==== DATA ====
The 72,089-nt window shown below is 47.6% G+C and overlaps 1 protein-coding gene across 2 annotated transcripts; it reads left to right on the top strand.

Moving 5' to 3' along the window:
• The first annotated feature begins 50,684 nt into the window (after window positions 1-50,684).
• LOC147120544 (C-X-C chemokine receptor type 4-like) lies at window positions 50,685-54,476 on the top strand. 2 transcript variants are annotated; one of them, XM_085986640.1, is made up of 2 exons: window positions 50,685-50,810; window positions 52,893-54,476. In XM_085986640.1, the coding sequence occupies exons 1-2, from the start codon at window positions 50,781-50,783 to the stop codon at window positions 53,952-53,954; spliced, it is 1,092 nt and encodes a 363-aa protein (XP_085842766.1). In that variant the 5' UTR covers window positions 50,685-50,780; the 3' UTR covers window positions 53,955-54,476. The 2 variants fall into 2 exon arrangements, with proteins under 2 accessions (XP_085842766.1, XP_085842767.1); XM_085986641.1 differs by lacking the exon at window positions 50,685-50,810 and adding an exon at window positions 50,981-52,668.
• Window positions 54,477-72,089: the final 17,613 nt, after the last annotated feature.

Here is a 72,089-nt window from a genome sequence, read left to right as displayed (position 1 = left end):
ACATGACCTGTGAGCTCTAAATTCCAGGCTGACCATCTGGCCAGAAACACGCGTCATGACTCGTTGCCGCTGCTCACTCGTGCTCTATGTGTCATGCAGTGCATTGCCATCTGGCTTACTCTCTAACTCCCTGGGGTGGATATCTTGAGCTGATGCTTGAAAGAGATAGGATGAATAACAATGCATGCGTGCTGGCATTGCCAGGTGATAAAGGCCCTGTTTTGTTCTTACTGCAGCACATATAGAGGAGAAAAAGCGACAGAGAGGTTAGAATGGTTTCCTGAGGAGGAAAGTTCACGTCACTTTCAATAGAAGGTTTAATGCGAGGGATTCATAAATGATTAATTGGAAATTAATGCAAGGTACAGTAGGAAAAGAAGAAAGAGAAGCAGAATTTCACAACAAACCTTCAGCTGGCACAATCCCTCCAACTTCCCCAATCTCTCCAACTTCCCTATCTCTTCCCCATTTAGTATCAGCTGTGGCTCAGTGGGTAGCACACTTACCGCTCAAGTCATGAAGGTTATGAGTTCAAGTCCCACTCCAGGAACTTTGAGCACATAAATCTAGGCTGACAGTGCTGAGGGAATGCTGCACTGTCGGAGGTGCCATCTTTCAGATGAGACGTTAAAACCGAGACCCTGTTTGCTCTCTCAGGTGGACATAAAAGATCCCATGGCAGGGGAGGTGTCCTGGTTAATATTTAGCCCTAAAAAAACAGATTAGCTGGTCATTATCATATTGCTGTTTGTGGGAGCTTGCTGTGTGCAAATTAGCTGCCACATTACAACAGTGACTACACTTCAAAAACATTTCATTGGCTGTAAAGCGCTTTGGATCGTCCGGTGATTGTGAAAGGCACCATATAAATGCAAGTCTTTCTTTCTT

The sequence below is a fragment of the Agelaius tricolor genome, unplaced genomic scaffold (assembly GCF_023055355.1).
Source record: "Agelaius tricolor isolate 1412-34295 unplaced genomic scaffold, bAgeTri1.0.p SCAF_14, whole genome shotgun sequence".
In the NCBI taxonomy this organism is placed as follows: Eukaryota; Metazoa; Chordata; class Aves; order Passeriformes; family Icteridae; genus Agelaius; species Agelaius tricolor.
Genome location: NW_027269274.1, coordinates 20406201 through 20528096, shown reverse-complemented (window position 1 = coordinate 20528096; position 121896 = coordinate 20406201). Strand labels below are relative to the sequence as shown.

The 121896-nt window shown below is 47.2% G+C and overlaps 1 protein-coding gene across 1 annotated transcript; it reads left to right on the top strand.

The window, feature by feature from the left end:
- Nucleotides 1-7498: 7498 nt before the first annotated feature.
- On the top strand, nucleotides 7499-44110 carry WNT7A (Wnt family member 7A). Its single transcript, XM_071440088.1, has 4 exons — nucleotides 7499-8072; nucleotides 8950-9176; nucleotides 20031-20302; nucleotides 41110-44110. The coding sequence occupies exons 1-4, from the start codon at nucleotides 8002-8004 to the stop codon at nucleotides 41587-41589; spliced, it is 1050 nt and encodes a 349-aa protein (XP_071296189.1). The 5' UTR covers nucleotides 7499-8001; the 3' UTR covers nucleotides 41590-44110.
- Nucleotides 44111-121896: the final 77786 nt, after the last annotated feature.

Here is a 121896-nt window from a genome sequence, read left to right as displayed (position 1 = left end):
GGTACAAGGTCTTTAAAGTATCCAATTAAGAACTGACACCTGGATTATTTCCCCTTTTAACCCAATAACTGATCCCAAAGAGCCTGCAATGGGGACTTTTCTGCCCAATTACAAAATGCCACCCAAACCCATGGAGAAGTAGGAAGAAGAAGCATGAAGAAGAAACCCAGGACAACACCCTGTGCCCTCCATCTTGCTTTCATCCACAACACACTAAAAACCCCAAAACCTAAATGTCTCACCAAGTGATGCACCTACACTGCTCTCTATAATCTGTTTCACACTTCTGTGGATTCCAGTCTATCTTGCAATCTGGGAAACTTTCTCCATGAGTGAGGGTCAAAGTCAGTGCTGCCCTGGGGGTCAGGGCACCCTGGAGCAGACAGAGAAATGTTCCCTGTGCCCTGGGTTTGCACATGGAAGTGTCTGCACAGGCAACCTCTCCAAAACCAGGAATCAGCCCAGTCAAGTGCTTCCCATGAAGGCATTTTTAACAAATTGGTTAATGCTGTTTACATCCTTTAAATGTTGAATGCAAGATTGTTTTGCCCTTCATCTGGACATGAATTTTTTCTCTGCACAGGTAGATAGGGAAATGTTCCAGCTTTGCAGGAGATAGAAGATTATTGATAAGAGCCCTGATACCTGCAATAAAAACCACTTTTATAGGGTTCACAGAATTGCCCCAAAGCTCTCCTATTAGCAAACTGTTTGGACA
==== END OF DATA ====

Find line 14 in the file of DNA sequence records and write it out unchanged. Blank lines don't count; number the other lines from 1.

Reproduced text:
- Nucleotides 1-7498: 7498 nt before the first annotated feature.